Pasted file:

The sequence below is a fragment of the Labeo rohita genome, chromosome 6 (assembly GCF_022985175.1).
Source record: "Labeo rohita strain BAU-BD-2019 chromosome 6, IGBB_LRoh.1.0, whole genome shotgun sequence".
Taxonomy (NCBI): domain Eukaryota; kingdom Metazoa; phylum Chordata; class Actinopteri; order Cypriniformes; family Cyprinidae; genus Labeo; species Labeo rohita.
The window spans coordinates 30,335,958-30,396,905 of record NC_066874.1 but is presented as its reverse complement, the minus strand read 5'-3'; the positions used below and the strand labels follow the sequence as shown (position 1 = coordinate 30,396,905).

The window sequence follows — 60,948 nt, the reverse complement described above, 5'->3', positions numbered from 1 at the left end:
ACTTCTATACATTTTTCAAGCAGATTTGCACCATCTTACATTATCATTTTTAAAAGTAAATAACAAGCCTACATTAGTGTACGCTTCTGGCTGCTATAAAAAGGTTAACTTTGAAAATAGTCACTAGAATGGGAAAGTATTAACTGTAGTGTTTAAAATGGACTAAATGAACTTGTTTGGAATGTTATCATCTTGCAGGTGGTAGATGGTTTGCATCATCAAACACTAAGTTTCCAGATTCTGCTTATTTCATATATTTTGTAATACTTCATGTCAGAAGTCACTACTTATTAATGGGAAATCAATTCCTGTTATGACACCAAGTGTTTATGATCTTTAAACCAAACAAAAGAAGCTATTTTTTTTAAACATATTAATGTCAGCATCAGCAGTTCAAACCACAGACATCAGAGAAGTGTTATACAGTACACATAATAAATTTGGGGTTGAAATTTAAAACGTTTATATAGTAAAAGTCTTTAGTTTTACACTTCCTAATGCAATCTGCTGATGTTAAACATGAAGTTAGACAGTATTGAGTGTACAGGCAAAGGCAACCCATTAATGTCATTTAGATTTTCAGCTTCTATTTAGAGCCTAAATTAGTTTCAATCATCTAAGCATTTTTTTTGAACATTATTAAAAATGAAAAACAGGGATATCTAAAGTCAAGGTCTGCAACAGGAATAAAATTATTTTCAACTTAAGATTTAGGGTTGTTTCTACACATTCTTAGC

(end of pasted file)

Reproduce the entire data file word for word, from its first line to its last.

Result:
The sequence below is a fragment of the Labeo rohita genome, chromosome 6 (assembly GCF_022985175.1).
Source record: "Labeo rohita strain BAU-BD-2019 chromosome 6, IGBB_LRoh.1.0, whole genome shotgun sequence".
Taxonomy (NCBI): domain Eukaryota; kingdom Metazoa; phylum Chordata; class Actinopteri; order Cypriniformes; family Cyprinidae; genus Labeo; species Labeo rohita.
The window spans coordinates 30,335,958-30,396,905 of record NC_066874.1 but is presented as its reverse complement, the minus strand read 5'-3'; the positions used below and the strand labels follow the sequence as shown (position 1 = coordinate 30,396,905).

The window sequence follows — 60,948 nt, the reverse complement described above, 5'->3', positions numbered from 1 at the left end:
ACTTCTATACATTTTTCAAGCAGATTTGCACCATCTTACATTATCATTTTTAAAAGTAAATAACAAGCCTACATTAGTGTACGCTTCTGGCTGCTATAAAAAGGTTAACTTTGAAAATAGTCACTAGAATGGGAAAGTATTAACTGTAGTGTTTAAAATGGACTAAATGAACTTGTTTGGAATGTTATCATCTTGCAGGTGGTAGATGGTTTGCATCATCAAACACTAAGTTTCCAGATTCTGCTTATTTCATATATTTTGTAATACTTCATGTCAGAAGTCACTACTTATTAATGGGAAATCAATTCCTGTTATGACACCAAGTGTTTATGATCTTTAAACCAAACAAAAGAAGCTATTTTTTTTAAACATATTAATGTCAGCATCAGCAGTTCAAACCACAGACATCAGAGAAGTGTTATACAGTACACATAATAAATTTGGGGTTGAAATTTAAAACGTTTATATAGTAAAAGTCTTTAGTTTTACACTTCCTAATGCAATCTGCTGATGTTAAACATGAAGTTAGACAGTATTGAGTGTACAGGCAAAGGCAACCCATTAATGTCATTTAGATTTTCAGCTTCTATTTAGAGCCTAAATTAGTTTCAATCATCTAAGCATTTTTTTTGAACATTATTAAAAATGAAAAACAGGGATATCTAAAGTCAAGGTCTGCAACAGGAATAAAATTATTTTCAACTTAAGATTTAGGGTTGTTTCTACACATTCTTAGC